Martin O'Neill was at a loss to explain how his Republic of Ireland side slipped to a second successive friendly defeat as Turkey left Dublin victorious.

Goals from Ahmet Ilhan Ozek and substitute Tarik Camdal either side of half-time proved sufficient to hand the visitors a 2-1 win at Aviva Stadium, with Jon Walters' 78th-minute strike prompting a late, but ultimately unsuccessful, fightback.

However, O'Neill and his players were left to rue missed chances, good goalkeeping and two debatable penalty decisions as the Turks did what Serbia managed to do on Irish soil in March.

The Derry man said: "I actually thought that we created a lot of chances in the game and I genuinely don't know how we lost the match.

"A combination of things - probably poor finishing, some great saves by the goalkeeper too - but we should have had the game out of sight by half-time.

"I thought we played really well. I was just saying in the dressing room, there are big moments in matches where you have to really defend stoutly.

"You might go 10 or 15 minutes in the match and you are coasting through and you haven't been tested. Then when the big moments come, you have to be stronger.

"Eventually we conceded two goals tonight when I think that there should have been less danger.

"That said, genuinely going forward, I thought we were excellent and somebody is going to earn themselves a fortune by being able to put the ball in the net, an absolute fortune."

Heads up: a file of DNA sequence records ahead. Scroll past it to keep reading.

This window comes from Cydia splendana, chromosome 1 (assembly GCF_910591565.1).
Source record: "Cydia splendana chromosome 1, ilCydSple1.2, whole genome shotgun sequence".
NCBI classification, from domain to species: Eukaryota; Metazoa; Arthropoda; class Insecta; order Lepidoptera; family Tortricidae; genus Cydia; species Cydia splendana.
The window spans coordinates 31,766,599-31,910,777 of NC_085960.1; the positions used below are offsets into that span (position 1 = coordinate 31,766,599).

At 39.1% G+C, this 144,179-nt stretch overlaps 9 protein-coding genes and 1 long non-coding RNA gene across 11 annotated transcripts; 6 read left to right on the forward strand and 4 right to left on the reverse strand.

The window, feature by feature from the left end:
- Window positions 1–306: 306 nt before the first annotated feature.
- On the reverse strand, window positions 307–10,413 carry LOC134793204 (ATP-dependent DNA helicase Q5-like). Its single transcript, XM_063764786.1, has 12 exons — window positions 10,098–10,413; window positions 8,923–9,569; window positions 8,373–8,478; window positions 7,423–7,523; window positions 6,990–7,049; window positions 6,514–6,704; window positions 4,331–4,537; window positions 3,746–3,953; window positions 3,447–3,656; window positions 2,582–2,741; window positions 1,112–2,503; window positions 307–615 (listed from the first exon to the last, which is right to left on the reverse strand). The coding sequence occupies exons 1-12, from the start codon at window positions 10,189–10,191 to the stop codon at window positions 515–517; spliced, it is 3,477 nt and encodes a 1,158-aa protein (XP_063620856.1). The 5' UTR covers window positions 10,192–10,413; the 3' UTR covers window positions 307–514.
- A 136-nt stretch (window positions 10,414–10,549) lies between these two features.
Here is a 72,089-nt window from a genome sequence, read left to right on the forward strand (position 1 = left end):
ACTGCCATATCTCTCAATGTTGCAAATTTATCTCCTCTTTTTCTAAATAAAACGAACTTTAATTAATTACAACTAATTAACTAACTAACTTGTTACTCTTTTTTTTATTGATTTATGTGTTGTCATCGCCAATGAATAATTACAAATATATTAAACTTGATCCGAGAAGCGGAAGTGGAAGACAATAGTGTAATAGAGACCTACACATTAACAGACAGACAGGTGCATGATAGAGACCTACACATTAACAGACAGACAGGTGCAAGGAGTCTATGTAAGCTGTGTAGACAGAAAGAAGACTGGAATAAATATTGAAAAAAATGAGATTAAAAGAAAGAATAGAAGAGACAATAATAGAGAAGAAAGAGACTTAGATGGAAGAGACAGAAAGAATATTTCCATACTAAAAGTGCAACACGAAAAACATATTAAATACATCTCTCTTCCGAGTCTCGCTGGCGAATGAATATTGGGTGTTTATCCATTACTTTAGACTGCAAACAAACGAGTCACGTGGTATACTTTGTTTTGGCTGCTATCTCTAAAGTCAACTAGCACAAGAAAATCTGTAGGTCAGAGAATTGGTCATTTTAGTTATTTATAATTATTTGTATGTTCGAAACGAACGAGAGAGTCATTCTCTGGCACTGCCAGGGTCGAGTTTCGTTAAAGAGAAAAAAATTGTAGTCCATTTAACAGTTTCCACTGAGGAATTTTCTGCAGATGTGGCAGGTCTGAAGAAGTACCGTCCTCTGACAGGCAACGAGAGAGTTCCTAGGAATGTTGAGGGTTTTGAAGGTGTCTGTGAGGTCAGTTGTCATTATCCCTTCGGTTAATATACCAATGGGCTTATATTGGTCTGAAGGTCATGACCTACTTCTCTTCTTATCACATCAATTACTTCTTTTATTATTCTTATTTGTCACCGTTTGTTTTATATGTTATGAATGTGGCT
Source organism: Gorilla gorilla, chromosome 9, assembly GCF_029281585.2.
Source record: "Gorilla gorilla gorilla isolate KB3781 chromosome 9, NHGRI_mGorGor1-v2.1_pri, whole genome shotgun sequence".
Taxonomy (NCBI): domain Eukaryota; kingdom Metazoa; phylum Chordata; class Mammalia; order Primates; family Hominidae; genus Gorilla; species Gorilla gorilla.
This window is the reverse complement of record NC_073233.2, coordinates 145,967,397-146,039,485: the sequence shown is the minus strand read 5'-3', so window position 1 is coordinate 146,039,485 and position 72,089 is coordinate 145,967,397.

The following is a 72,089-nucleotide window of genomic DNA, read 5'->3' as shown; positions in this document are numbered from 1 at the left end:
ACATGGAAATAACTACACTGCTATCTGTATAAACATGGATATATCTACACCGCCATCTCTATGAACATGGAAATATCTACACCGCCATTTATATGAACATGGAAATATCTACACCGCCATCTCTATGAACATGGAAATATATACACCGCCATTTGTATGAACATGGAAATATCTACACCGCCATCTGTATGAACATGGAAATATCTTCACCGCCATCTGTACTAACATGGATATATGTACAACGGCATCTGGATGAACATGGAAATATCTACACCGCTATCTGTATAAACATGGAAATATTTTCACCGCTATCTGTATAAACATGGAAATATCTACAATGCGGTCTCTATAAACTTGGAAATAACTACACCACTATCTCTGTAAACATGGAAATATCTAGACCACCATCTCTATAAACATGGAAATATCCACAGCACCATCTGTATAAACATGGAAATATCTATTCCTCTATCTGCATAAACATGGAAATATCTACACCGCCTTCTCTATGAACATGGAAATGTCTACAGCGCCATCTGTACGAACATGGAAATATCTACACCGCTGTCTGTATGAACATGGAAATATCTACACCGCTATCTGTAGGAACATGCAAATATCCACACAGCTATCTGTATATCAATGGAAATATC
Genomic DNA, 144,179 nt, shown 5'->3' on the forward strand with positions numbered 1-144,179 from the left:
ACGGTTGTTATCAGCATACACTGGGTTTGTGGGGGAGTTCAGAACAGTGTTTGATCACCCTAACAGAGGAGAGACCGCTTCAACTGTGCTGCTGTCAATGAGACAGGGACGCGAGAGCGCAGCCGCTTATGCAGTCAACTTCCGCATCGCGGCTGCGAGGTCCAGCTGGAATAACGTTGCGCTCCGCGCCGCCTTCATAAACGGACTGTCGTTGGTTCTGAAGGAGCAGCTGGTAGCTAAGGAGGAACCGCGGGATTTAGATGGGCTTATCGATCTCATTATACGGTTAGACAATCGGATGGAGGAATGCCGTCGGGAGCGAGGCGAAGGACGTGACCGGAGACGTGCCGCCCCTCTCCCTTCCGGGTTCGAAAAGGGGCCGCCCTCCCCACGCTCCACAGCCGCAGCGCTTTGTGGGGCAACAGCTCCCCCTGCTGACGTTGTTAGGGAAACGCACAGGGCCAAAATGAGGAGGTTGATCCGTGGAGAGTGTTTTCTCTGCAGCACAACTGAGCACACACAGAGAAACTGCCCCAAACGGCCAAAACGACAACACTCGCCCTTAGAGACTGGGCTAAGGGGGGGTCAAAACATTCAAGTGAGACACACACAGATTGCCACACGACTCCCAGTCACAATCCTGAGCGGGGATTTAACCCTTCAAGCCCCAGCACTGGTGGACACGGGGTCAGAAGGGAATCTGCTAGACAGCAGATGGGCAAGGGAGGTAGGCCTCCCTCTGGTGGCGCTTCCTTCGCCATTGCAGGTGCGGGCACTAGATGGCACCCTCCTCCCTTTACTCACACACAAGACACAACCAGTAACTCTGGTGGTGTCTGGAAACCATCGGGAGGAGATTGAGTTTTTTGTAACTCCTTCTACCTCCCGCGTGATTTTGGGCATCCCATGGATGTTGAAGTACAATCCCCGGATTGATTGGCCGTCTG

Things might have been very different had French referee Ruddy Buquet viewed defender Omer Toprak's fifth-minute challenge on Shane Long differently.

Ireland were convinced they should have been awarded a penalty and Toprak a red card, but crucially Buquet was not.

O'Neill said: "I have seen it back on the big screen, but it's pretty blatant, and I think the referee knows that.

"However, five minutes into the game, it's a friendly match, he didn't apply the rules at the end of it all. It's a definite penalty and as a consequence if it is a penalty, then it's an automatic sending off.

"That said, deep down it's game that we wanted to contest and if that had been the case, I suppose you take it, but it was a decision that obviously eventually played an important part in the game.

"But I am not overly concerned about it."

Despite the result, O'Neill was able to take positives with the contribution of playmaker Wes Hoolahan a particular high point for the manager.

He said: "I thought little Hoolahan played brilliantly for us. He tried to create things for us during the course of the game.

"Sometimes some big boots come in and shove him off the ball a little bit, but overall he showed a great determination and great ability to try to manoeuvre it.

"He was excellent for us."

The game was watched by a crowd of just 25,191, less than a third of the attendance just a few miles away for One Direction's concert at Croke Park, although O'Neill was happy enough with the turn out.

He said: "I was delighted with the crowd in the sense that it's hard-earned money at the end of a season.

"There were a couple of other attractions on in Dublin tonight - even some of my family were thinking about leaving here and going to One Direction, and that includes my wife!"